The local train in Bristol again.
“What do you do?” I ask the twenty-something woman sitting next to me.
“I support people to live independently in their homes,” she says.
“What kinds of people?”
“Elderly people, people with dementia, people with physical and learning difficulties.”
“So what’s your job title?” I ask.
“Home Care Assistant.”
“And what do you do on a daily basis?”
“We assist with daily living tasks – getting up, getting washed, dressed, having breakfast brushing hair, any laundry. That sort of thing.”
“And how many people do you visit a day?”
“Tell me a story,” I say.
She thinks briefly, aware of the limited time the short journey allows and says, “I went to see someone last night and she thought I was trying to burgle her…”
“Did she know you were coming?” I ask.
“Yep, we’re there same time every time,” she pauses and then says, “a better story though… I was driving in to work and saw an elderly woman running across the road. I thought it looked like one of our residents, then saw a crowd of staff running after her. She was trying to get to the supermarket.”
“At one of the residences there was a lady who used to pack her suitcases every night because she thought she was going to Butlins. She’d beat us off with a stick if we tried to stop her. The building was in a square and she just walked round and round. Only way you could console her was if you got her into the dining room and gave her a guinness.”
I ask how it is that her job title is Home Care Assistant if she works in residential homes. She explains that she used to work in residential homes but changed job so the hours were better.
“A resident went missing once. Staff searched every room, as well as the grounds, but couldn’t find her. The police were called. They got a helicopter out. After half an hour, turned out she was hiding behind a bathroom door. And the helicopter cost like two grand – that was the same woman who’d been running to Morrisons.”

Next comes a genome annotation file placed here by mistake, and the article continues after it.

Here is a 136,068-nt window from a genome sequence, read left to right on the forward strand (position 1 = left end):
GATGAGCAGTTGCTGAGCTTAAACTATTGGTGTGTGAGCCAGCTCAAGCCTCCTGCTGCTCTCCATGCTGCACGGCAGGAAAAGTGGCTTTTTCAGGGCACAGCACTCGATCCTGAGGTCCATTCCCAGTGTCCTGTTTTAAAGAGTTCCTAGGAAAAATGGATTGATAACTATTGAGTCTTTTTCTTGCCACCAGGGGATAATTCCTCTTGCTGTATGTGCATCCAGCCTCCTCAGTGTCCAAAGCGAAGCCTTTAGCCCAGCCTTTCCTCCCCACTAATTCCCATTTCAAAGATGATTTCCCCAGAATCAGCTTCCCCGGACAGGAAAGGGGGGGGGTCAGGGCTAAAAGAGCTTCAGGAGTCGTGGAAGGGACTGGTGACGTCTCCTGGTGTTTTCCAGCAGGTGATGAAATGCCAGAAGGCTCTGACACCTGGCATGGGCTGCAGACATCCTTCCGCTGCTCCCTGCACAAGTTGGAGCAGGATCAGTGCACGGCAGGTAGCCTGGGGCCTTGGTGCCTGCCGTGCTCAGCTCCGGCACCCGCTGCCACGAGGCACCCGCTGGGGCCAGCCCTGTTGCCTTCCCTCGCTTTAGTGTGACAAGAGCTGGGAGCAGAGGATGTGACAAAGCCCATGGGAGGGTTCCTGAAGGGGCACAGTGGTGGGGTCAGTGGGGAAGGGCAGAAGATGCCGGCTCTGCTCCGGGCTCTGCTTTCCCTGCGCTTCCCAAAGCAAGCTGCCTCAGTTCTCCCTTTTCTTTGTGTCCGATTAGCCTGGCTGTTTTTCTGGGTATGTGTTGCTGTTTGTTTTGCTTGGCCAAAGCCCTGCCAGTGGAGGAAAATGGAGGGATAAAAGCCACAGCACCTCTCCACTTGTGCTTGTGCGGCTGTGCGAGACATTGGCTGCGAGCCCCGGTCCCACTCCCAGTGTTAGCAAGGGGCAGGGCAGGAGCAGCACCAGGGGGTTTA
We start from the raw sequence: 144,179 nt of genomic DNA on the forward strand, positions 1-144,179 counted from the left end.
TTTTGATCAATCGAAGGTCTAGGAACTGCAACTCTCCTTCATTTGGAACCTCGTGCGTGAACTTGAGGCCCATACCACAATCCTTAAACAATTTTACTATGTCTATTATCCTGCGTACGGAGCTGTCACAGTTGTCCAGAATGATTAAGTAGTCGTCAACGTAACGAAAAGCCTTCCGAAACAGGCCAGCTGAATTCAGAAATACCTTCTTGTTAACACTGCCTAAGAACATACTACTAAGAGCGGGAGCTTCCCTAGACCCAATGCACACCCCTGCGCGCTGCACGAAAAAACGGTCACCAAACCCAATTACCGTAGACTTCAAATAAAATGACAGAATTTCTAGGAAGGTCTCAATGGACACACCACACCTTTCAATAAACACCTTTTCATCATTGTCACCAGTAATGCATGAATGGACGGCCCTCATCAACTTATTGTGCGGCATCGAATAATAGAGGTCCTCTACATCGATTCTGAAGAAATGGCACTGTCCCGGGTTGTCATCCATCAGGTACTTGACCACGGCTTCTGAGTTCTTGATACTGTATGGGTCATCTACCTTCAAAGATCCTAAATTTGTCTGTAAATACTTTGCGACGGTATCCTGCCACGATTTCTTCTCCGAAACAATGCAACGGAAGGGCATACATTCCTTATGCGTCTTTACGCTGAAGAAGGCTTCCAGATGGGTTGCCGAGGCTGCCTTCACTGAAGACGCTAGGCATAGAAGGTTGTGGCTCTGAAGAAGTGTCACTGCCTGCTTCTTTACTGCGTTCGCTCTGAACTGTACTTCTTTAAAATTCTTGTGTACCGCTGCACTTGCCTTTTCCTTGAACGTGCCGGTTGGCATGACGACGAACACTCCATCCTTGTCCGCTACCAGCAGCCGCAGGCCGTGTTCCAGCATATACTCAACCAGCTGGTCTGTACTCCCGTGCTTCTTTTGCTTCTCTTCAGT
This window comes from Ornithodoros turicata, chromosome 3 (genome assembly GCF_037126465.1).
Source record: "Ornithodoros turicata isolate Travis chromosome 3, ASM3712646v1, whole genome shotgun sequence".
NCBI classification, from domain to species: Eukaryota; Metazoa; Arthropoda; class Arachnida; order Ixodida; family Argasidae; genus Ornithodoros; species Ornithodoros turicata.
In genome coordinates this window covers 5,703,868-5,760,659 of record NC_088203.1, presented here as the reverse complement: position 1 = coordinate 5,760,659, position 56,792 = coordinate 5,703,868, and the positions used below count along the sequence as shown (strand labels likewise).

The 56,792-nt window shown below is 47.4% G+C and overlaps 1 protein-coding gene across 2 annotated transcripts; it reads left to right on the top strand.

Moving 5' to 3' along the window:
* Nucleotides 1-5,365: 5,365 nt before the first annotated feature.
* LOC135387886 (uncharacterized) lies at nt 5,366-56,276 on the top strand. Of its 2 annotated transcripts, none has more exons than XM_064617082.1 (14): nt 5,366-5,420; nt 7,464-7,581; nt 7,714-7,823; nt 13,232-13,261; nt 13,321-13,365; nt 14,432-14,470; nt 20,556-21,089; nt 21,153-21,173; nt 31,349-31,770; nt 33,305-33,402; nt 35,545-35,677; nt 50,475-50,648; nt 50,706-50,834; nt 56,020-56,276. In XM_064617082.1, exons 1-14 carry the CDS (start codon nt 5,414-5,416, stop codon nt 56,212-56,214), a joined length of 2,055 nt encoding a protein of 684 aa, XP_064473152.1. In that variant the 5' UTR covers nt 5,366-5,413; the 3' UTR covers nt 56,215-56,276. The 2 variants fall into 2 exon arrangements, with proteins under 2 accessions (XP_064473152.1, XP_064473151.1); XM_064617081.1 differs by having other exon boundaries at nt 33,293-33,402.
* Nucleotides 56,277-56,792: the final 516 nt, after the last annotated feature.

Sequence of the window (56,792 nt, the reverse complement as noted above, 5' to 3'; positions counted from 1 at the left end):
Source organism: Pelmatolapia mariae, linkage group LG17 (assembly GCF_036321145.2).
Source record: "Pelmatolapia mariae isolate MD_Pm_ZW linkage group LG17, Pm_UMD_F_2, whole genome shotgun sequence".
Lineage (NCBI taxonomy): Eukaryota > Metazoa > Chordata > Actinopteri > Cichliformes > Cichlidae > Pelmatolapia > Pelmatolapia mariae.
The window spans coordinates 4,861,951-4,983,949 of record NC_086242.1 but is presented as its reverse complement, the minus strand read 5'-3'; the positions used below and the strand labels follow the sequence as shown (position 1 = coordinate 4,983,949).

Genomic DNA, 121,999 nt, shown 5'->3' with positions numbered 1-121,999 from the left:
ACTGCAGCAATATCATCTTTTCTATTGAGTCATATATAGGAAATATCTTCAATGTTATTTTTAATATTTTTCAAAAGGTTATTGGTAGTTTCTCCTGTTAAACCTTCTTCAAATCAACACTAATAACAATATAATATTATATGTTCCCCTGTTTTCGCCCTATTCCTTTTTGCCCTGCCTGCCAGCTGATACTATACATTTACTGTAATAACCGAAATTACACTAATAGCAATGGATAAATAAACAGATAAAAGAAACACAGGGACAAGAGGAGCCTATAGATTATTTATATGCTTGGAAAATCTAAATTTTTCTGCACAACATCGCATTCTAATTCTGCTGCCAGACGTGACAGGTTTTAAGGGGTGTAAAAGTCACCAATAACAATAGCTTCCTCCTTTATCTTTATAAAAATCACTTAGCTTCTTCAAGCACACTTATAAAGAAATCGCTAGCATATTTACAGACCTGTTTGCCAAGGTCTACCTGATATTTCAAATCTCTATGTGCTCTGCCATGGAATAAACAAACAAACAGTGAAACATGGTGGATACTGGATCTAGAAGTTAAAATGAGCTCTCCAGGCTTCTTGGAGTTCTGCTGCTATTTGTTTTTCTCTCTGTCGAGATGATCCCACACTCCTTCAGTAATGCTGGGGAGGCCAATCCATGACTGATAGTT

“Do you think you’ll do it forever?” I ask.
“No,” she replies.
“And how long have you been doing it?”
“Six years on and off.”
“Who was the most memorable resident?”
“I actually know the answer to that straight away. It was a woman who lived in the first care home I worked at. She used to call me ‘mum.’ Wouldn’t let anyone else care for her. We had a really good rapport. Then she died. That was the first time I saw a dead body too.”
I find it interesting someone can be so casual about death. I ask how many dead people she’s seen since. She says lots and I think how interesting it is that most of us very rarely come into contact with the dead.
“Will the job be any different next year?” I ask.
“As of April, we’ll no longer be providing a service for people other than those with dementia. So all the other categories of people we support will no longer receive that support. Not just the elderly and people with physical and learning difficulties – for example, there was a young woman who got stabbed in Stockwood the other month – in her shoulder and side four or five times – and we helped her dress and wash herself afterwards because she couldn’t lift her arms. That won’t happen. – Rehabilitation will no longer be something we do past six weeks. There’s a separate service – a short term assessment and re-enablement service. They’ll assess what help people might need. We’ll give care for the first six weeks as per the one-year trial we’ve done. Our long-term care for people other than dementia sufferers will stop. It’ll be done by agencies.”